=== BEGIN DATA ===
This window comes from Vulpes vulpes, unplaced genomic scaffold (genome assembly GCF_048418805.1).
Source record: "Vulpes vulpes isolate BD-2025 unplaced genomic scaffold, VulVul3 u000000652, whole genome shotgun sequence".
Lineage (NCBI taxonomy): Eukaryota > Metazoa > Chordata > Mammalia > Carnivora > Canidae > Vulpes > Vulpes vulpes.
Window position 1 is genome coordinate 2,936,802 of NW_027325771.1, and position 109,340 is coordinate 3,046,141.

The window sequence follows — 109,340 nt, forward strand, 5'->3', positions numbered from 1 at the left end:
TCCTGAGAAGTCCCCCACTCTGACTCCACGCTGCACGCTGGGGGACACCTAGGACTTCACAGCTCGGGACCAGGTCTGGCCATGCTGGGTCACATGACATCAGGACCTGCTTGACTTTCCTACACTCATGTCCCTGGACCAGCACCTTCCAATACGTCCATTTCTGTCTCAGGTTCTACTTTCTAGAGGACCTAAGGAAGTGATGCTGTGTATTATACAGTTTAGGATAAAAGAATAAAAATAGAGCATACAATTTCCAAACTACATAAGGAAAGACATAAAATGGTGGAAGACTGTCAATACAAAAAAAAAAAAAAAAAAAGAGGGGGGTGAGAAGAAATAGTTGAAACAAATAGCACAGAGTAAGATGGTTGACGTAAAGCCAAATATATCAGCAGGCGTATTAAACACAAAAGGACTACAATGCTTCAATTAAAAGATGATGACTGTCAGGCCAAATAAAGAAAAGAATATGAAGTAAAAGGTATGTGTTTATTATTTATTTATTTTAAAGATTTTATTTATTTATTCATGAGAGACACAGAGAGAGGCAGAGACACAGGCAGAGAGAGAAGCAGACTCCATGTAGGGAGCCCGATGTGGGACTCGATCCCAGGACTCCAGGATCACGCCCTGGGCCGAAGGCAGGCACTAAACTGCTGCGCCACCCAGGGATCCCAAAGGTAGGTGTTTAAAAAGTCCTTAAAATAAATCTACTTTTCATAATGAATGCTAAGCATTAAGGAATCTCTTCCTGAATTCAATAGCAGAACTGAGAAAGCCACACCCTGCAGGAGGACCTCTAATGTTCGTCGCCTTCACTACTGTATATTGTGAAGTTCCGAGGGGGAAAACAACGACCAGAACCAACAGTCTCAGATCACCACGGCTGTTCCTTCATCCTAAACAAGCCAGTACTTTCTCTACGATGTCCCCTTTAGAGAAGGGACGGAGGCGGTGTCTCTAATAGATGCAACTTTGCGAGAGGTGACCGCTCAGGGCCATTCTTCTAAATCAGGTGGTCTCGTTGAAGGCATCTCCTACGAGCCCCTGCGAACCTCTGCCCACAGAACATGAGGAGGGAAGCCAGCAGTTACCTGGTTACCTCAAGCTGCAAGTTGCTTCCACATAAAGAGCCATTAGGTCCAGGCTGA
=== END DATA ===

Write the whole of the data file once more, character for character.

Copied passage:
This window comes from Vulpes vulpes, unplaced genomic scaffold (genome assembly GCF_048418805.1).
Source record: "Vulpes vulpes isolate BD-2025 unplaced genomic scaffold, VulVul3 u000000652, whole genome shotgun sequence".
Lineage (NCBI taxonomy): Eukaryota > Metazoa > Chordata > Mammalia > Carnivora > Canidae > Vulpes > Vulpes vulpes.
Window position 1 is genome coordinate 2,936,802 of NW_027325771.1, and position 109,340 is coordinate 3,046,141.

The window sequence follows — 109,340 nt, forward strand, 5'->3', positions numbered from 1 at the left end:
TCCTGAGAAGTCCCCCACTCTGACTCCACGCTGCACGCTGGGGGACACCTAGGACTTCACAGCTCGGGACCAGGTCTGGCCATGCTGGGTCACATGACATCAGGACCTGCTTGACTTTCCTACACTCATGTCCCTGGACCAGCACCTTCCAATACGTCCATTTCTGTCTCAGGTTCTACTTTCTAGAGGACCTAAGGAAGTGATGCTGTGTATTATACAGTTTAGGATAAAAGAATAAAAATAGAGCATACAATTTCCAAACTACATAAGGAAAGACATAAAATGGTGGAAGACTGTCAATACAAAAAAAAAAAAAAAAAAAGAGGGGGGTGAGAAGAAATAGTTGAAACAAATAGCACAGAGTAAGATGGTTGACGTAAAGCCAAATATATCAGCAGGCGTATTAAACACAAAAGGACTACAATGCTTCAATTAAAAGATGATGACTGTCAGGCCAAATAAAGAAAAGAATATGAAGTAAAAGGTATGTGTTTATTATTTATTTATTTTAAAGATTTTATTTATTTATTCATGAGAGACACAGAGAGAGGCAGAGACACAGGCAGAGAGAGAAGCAGACTCCATGTAGGGAGCCCGATGTGGGACTCGATCCCAGGACTCCAGGATCACGCCCTGGGCCGAAGGCAGGCACTAAACTGCTGCGCCACCCAGGGATCCCAAAGGTAGGTGTTTAAAAAGTCCTTAAAATAAATCTACTTTTCATAATGAATGCTAAGCATTAAGGAATCTCTTCCTGAATTCAATAGCAGAACTGAGAAAGCCACACCCTGCAGGAGGACCTCTAATGTTCGTCGCCTTCACTACTGTATATTGTGAAGTTCCGAGGGGGAAAACAACGACCAGAACCAACAGTCTCAGATCACCACGGCTGTTCCTTCATCCTAAACAAGCCAGTACTTTCTCTACGATGTCCCCTTTAGAGAAGGGACGGAGGCGGTGTCTCTAATAGATGCAACTTTGCGAGAGGTGACCGCTCAGGGCCATTCTTCTAAATCAGGTGGTCTCGTTGAAGGCATCTCCTACGAGCCCCTGCGAACCTCTGCCCACAGAACATGAGGAGGGAAGCCAGCAGTTACCTGGTTACCTCAAGCTGCAAGTTGCTTCCACATAAAGAGCCATTAGGTCCAGGCTGA